Today’s jobtalk is with Timothy Johnson III, who is working in a field that is unrelated to what he studied in college. In this interview, I don’t get into what Tim does for a living, rather I find out about the decisions he made when he was in college and how he was able to break into marketing without studying it in college – no related internships either. Check out what Timothy has to say about getting a job in an area in which you have no prior experience.
Title: Marketing Coordinator
Education: B.A. Linguistics, Swarthmore, 2007
Did you have an interest in marketing when you started college?
Well, no. When I started college, my intention was to go to medical school to get my M.D./Ph.D. I always liked science. During the summer before my senior year in high school, I did research through the Temple University’s Physician Scientist Training Program. The following two summers I also spent doing science research because at that point I was set on going to medical school.
But I’m guessing it’s safe to say that you’re no longer interested in going to medical school and being a medical researcher since you are in marketing now. Why did you change your mind?
It’s primarily because when I started taking science classes in college, I started to realize that my drive to work in a lab wasn’t there. I enjoyed lab-work, but it wasn’t something I could imagine myself doing for a long time. I wasn’t comfortable with having to function with very little sleep and having to be in charge of people’s lives. I know what I feel like with 2 hours of sleep, and it’s very hard for me to do anything.
I also realized that I was more interested in doing something that would let me have more conversations with people. So I realized that I wasn’t quite as into doing medical research as I thought. I also noticed that there was a marked difference between me and my friends who were really into science.
My friends that were really into science would always be in the science library and they were always talking about science. I enjoyed talking about science, but not to the extent that my science-friends liked to about it.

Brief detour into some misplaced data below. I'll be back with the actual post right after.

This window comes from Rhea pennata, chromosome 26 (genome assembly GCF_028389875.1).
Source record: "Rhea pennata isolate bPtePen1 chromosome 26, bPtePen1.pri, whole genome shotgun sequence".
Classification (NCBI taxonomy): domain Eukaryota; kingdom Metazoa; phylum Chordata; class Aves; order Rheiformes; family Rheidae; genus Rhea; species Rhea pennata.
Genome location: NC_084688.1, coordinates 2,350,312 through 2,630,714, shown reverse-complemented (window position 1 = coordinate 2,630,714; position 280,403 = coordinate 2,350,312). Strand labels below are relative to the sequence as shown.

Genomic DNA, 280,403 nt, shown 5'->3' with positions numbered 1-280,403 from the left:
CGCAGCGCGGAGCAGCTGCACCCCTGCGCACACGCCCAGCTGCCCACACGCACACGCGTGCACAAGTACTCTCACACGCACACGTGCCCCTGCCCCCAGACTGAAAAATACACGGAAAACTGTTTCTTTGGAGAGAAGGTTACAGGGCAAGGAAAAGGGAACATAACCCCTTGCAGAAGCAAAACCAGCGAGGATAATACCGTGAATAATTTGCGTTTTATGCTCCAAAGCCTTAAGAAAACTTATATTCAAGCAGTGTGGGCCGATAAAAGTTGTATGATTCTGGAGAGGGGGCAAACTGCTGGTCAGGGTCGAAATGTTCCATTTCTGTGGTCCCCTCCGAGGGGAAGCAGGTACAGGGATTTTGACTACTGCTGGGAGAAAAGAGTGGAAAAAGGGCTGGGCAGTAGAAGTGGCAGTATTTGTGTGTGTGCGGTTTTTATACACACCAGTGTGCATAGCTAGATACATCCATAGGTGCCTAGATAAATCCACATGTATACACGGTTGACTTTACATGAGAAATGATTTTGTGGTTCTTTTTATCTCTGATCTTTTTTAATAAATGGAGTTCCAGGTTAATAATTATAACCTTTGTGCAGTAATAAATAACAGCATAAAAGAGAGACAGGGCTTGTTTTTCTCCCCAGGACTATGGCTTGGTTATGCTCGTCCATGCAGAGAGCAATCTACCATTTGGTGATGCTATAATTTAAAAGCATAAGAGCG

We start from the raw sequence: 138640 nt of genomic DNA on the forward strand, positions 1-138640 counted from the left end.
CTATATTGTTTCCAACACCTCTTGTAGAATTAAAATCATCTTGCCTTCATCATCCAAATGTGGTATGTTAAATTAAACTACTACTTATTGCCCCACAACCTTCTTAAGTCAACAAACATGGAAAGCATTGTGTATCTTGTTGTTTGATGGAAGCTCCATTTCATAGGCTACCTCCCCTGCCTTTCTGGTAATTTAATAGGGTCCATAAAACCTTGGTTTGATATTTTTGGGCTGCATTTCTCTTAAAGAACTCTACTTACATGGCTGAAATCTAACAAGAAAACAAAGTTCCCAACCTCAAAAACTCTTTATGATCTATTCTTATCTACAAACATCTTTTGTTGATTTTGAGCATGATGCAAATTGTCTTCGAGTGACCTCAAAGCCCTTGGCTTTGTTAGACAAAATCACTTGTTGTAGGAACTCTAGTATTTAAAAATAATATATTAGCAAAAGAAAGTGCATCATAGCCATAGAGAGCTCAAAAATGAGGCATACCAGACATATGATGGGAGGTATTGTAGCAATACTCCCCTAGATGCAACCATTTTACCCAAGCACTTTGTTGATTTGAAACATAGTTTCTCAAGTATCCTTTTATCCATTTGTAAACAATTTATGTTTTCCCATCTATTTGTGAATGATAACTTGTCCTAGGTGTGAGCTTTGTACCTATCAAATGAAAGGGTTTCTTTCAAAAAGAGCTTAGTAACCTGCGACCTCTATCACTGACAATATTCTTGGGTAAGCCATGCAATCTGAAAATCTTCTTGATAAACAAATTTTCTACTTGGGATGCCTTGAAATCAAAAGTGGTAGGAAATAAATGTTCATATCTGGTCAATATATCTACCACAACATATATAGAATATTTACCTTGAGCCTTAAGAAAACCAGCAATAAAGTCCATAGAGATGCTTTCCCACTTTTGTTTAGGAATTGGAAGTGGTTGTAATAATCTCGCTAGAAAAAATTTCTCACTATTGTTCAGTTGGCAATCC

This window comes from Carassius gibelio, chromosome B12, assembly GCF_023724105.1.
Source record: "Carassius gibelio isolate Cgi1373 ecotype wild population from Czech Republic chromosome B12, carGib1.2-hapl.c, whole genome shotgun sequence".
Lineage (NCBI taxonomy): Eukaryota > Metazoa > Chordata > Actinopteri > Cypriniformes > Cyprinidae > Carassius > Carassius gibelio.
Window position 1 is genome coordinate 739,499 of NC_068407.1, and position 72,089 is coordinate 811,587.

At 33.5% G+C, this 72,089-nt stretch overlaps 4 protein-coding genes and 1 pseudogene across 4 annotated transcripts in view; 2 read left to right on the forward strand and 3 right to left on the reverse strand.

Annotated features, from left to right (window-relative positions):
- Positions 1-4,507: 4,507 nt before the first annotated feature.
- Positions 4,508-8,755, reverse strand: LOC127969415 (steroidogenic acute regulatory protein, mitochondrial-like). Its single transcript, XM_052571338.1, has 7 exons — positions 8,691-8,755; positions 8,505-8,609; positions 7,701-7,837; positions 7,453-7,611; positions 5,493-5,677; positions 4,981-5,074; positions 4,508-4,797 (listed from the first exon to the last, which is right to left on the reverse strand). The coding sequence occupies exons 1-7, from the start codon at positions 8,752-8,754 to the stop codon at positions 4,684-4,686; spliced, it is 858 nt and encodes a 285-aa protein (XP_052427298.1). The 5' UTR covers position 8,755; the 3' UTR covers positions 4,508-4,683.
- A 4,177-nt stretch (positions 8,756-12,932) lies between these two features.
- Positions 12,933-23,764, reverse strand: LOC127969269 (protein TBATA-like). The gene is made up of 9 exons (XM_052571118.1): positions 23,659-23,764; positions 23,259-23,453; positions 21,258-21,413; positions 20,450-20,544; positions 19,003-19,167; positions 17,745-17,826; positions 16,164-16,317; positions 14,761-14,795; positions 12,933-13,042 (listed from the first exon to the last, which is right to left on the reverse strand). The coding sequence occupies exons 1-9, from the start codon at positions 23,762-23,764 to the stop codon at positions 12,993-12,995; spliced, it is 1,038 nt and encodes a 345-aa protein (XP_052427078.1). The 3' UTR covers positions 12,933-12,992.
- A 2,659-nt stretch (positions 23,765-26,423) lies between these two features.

I decided that I didn’t want to major in science, so I chose linguistics. I had wanted to major in English, but unfortunately, at Swarthmore, to do that would have required a special major. And it just wasn’t feasible. So I decided to try linguistics. It was very different from what I thought it was.
In one of James Altucher’s blog posts, he writes that college is basically about memorizing facts and that it will not really teach people how to think. What is your response to this statement?
I would say that his point about memorizing information is wrong. I think you see more of that in high school. When I got to college, we were expected to be able to apply our knowledge. My first several exam grades in biology were abysmal. I would study the information and do the study questions and thought, “Okay I should be good for this test.” But I was wrong.
In college, it wasn’t read, absorb, and regurgitate. It was read, absorb, and apply your knowledge to a problem you haven’t seen before.
For me, college really helped to shift my thinking.
What else did you do during your college years besides going to class?
I worked at the library and in the art gallery. That showed me what it was like to do a job, handle money, and budget my time. I had also worked as a lifeguard when I was in high school. Every Saturday I taught preschoolers how to swim.
When I graduated from Swarthmore, I looked for marketing and communications jobs, and I couldn’t find anything. I had gone on interviews and gotten to the last round and then someone had a marketing internship or background and they took that person over me.
So I thought about it, and since I couldn’t get a job in the field that I wanted to work in, I made a list of retail companies that I could stand to work in that would cater to my interests. I came up with a really short list. It was Apple, Barnes and Noble, Verizon Wireless, and AT&T. I had also looked at Pier 1 Imports, but after I had had an interview with them, I thought, “Nah I can’t work there.” I ended up working at Apple.